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Can Bearded Dragons Get Hiccups?

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Hiccups are uncontrollable spasms that occur in the diaphragm muscle in humans and other mammals. The closing of a part of the vocal cords causes the characteristic "hic" sound. In most cases, hiccups are not serious medical concerns and they eventually go away on their own. That said, hiccuplike behavior in companion animals can be troubling for an owner. Bearded dragons are captive pets who do not possess movable diaphragm muscles and, as such, cannot hiccup. Other behaviors of the bearded dragon, though, such as mating calls and threat displays, can appear to be hiccups.

Head Bobbing

The behavior of the bearded dragon most similar to the mammal hiccup is known as head bobbing or head jerking. This behavior involves the beardy lowering his head and jerking it upward. This action can be subtle or it can be violent enough to jerk the entire front part of the lizard's body upward. Head bobbing is an extremely common courtship behavior among male bearded dragons, even when no females are present.

Panting During Basking

Reptiles like the bearded dragon are cold-blooded; they require periods of basking in a warm place to raise their body temperatures. Beardies have been known to hold their mouths open while basking to help fine-tune their temperatures, occasionally also panting. This panting may be quick and may be mistaken for hiccups. A healthy bearded dragon must be offered a temperature gradient in his enclosure, so they he can self-thermoregulate freely. A dragon who lacks the gradient and is overheated may pant constantly.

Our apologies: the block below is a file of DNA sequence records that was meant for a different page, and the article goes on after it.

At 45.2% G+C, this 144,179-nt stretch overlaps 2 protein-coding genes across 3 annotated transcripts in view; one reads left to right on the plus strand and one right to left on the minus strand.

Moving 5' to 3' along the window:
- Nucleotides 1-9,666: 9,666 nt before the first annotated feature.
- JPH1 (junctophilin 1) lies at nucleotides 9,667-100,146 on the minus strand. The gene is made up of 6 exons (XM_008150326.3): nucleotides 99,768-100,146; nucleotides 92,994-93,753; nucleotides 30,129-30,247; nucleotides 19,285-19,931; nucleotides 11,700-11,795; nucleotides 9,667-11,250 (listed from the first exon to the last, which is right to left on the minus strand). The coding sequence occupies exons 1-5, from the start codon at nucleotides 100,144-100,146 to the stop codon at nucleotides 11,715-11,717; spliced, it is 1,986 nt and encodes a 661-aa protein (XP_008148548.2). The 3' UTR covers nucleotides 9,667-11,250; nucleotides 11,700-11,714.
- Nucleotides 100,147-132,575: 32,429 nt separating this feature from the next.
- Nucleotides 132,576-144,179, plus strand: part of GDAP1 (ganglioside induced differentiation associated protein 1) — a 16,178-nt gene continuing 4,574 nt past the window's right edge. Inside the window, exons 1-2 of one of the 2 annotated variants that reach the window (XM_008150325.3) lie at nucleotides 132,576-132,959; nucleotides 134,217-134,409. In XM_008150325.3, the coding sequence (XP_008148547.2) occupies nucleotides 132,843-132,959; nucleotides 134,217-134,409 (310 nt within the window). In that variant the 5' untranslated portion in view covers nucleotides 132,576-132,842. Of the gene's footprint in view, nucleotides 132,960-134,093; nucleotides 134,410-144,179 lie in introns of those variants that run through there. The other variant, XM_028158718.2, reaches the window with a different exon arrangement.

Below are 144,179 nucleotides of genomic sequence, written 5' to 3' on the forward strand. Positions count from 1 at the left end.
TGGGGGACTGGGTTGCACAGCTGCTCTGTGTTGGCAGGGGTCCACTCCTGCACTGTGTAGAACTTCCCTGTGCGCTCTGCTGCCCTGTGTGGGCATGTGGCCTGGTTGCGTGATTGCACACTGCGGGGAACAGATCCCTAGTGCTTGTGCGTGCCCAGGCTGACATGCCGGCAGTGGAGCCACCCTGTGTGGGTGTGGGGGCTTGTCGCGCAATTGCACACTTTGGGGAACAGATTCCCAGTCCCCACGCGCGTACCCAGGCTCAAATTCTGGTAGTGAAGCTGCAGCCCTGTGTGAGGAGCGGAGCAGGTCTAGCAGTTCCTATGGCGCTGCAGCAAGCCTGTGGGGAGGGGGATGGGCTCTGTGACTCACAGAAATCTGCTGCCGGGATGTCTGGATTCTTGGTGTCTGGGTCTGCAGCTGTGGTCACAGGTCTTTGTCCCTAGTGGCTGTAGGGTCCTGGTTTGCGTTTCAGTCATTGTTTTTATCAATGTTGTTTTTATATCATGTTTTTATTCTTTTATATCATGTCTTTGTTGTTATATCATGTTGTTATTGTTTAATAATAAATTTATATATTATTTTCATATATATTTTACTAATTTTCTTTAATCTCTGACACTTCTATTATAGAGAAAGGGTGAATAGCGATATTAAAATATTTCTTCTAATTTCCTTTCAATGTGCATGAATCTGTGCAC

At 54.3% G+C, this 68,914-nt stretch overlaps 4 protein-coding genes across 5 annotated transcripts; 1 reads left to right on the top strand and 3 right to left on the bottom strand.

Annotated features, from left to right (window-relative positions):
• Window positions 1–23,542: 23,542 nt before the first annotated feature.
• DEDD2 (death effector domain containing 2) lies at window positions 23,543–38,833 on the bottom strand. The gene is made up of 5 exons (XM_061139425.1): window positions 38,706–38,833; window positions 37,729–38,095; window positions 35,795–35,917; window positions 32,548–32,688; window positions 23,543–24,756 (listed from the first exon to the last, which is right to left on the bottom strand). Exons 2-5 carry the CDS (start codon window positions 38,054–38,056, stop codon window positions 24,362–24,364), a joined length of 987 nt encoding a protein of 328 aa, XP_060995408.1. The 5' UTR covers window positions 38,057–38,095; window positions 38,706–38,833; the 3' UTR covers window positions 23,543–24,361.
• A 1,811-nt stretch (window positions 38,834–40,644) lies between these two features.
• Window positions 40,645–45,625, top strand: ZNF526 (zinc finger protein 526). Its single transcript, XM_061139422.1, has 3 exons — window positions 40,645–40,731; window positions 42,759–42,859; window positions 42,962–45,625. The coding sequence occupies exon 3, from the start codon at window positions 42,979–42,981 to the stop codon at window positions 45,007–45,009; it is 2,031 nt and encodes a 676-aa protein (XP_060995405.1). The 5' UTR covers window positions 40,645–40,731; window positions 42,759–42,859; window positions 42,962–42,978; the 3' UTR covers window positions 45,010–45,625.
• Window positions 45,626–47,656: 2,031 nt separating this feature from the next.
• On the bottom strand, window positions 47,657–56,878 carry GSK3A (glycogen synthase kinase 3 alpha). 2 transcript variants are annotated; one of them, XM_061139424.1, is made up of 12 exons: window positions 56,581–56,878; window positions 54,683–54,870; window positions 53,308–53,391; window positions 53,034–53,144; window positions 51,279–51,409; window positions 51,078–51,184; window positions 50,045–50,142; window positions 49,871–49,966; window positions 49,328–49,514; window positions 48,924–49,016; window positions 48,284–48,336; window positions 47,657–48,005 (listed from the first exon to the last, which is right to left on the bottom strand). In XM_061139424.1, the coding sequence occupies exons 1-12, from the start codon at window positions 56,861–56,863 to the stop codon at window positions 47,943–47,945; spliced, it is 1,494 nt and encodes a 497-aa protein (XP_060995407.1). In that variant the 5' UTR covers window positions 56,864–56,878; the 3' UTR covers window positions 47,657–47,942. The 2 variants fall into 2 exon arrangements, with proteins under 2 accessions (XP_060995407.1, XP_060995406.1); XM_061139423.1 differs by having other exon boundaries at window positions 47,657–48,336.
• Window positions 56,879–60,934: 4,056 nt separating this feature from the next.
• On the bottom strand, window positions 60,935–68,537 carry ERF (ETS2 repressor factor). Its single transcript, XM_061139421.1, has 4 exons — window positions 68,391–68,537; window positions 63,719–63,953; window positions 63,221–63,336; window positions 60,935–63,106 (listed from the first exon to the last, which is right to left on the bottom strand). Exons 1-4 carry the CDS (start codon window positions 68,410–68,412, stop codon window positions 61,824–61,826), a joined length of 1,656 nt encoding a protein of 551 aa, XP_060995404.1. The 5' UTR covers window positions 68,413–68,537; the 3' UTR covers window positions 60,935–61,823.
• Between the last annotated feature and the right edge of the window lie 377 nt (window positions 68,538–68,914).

Open Mouth Display

The bearded dragon is named for the flap of skin on the underside of the jaw that he can inflate with air to appear larger and scare off incoming predators and other threats. When inflated, it looks like the dragon has a large, dark beard. The open mouth display is a common defense that most beardies who aren't used to being handled or being around humans will initiate. They open their mouth and rapidly inflate their beards. If done in succession, this behavior can resemble hiccuping.

Respiratory Infection Behaviors

Like all reptiles, proper care and housing is essential to maintaining a happy and healthy bearded dragon. Even with the best care, beardies will sometimes get sick. Respiratory infections are not uncommon. Mouth gaping and forced exhalation are signs of respiratory infection that should be immediately followed up with a veterinarian visit if the reptile displays any other symptoms, as reptiles are usually very good at hiding illnesses until they are severe.